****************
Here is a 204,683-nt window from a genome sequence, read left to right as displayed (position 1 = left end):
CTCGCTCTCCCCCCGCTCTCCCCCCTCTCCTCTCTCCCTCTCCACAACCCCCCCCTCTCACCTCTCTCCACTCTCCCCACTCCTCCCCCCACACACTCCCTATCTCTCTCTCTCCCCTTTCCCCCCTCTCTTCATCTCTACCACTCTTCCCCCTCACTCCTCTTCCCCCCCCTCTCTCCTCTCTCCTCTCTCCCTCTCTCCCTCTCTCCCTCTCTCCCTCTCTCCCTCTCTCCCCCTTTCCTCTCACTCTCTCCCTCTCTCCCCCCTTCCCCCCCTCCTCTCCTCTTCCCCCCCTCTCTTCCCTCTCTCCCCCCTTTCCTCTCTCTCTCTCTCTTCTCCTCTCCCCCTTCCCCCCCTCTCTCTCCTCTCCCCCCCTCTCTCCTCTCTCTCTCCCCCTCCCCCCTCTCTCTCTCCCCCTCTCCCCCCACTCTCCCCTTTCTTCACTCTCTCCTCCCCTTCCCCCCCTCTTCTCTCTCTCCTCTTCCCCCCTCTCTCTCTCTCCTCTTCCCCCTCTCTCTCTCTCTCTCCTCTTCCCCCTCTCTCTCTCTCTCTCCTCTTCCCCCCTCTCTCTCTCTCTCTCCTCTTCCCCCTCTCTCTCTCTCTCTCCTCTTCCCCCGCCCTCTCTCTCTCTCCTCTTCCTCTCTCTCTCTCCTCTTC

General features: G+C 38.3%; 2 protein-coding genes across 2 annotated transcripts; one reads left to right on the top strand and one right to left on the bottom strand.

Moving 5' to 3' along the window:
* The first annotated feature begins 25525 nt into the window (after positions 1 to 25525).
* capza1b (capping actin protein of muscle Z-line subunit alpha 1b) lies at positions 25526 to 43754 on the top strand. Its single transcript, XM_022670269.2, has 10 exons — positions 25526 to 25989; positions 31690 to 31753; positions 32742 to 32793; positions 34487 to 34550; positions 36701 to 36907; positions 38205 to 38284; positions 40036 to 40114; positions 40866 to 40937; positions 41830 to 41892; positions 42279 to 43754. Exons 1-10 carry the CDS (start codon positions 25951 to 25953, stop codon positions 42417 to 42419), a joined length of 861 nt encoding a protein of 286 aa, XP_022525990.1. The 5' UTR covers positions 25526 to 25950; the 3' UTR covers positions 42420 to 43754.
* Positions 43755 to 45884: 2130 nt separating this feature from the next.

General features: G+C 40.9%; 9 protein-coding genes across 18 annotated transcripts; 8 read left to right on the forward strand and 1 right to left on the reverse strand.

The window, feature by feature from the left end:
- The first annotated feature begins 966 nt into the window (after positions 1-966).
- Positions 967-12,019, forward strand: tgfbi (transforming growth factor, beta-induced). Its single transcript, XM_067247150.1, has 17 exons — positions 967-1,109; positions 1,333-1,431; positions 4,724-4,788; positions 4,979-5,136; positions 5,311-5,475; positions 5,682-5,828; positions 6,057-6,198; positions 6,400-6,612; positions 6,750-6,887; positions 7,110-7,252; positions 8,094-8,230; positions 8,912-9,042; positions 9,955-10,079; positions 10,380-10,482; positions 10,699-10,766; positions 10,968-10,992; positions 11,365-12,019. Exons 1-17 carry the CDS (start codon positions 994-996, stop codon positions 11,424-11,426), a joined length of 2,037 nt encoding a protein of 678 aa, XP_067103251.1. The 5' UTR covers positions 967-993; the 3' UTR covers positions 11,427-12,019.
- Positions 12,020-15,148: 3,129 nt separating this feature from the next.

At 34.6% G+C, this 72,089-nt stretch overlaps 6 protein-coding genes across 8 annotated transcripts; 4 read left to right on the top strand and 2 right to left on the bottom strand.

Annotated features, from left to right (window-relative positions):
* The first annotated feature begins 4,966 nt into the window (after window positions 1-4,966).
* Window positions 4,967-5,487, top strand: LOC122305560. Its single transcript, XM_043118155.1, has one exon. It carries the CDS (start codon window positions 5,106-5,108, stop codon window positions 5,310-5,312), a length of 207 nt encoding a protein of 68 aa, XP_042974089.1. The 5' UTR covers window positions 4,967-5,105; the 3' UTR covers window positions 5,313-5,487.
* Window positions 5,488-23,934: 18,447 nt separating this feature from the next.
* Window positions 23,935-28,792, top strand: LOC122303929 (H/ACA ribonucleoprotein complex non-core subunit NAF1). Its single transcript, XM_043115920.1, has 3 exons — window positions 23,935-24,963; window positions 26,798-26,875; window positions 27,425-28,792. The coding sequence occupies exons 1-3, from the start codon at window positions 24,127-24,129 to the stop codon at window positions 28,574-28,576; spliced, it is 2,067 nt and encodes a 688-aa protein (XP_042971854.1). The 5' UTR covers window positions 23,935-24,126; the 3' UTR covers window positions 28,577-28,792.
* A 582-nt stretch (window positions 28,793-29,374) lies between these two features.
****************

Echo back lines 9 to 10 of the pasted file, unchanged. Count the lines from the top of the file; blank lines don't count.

The window, feature by feature from the left end:
- The first annotated feature begins 966 nt into the window (after positions 1-966).